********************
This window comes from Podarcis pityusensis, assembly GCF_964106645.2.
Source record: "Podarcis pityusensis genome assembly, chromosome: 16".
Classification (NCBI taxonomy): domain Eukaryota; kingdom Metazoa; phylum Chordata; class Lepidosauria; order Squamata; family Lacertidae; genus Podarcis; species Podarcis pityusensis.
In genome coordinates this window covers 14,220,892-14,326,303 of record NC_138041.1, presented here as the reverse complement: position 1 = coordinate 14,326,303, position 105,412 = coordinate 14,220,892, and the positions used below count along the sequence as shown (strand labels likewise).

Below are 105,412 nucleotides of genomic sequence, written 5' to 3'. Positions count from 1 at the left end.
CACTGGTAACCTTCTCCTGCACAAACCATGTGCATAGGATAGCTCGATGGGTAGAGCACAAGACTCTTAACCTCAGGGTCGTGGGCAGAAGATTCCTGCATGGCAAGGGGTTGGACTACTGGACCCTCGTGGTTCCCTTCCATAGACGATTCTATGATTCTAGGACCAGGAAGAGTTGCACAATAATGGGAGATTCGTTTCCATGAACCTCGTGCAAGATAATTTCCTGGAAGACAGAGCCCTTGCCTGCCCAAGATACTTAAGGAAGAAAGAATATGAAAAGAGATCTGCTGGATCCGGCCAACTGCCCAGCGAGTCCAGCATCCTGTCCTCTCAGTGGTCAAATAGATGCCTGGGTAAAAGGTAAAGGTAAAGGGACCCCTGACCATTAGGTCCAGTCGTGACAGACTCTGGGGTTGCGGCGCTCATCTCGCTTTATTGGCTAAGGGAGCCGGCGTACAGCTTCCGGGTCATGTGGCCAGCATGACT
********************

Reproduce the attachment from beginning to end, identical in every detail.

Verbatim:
This window comes from Podarcis pityusensis, assembly GCF_964106645.2.
Source record: "Podarcis pityusensis genome assembly, chromosome: 16".
Classification (NCBI taxonomy): domain Eukaryota; kingdom Metazoa; phylum Chordata; class Lepidosauria; order Squamata; family Lacertidae; genus Podarcis; species Podarcis pityusensis.
In genome coordinates this window covers 14,220,892-14,326,303 of record NC_138041.1, presented here as the reverse complement: position 1 = coordinate 14,326,303, position 105,412 = coordinate 14,220,892, and the positions used below count along the sequence as shown (strand labels likewise).

Below are 105,412 nucleotides of genomic sequence, written 5' to 3'. Positions count from 1 at the left end.
CACTGGTAACCTTCTCCTGCACAAACCATGTGCATAGGATAGCTCGATGGGTAGAGCACAAGACTCTTAACCTCAGGGTCGTGGGCAGAAGATTCCTGCATGGCAAGGGGTTGGACTACTGGACCCTCGTGGTTCCCTTCCATAGACGATTCTATGATTCTAGGACCAGGAAGAGTTGCACAATAATGGGAGATTCGTTTCCATGAACCTCGTGCAAGATAATTTCCTGGAAGACAGAGCCCTTGCCTGCCCAAGATACTTAAGGAAGAAAGAATATGAAAAGAGATCTGCTGGATCCGGCCAACTGCCCAGCGAGTCCAGCATCCTGTCCTCTCAGTGGTCAAATAGATGCCTGGGTAAAAGGTAAAGGTAAAGGGACCCCTGACCATTAGGTCCAGTCGTGACAGACTCTGGGGTTGCGGCGCTCATCTCGCTTTATTGGCTAAGGGAGCCGGCGTACAGCTTCCGGGTCATGTGGCCAGCATGACT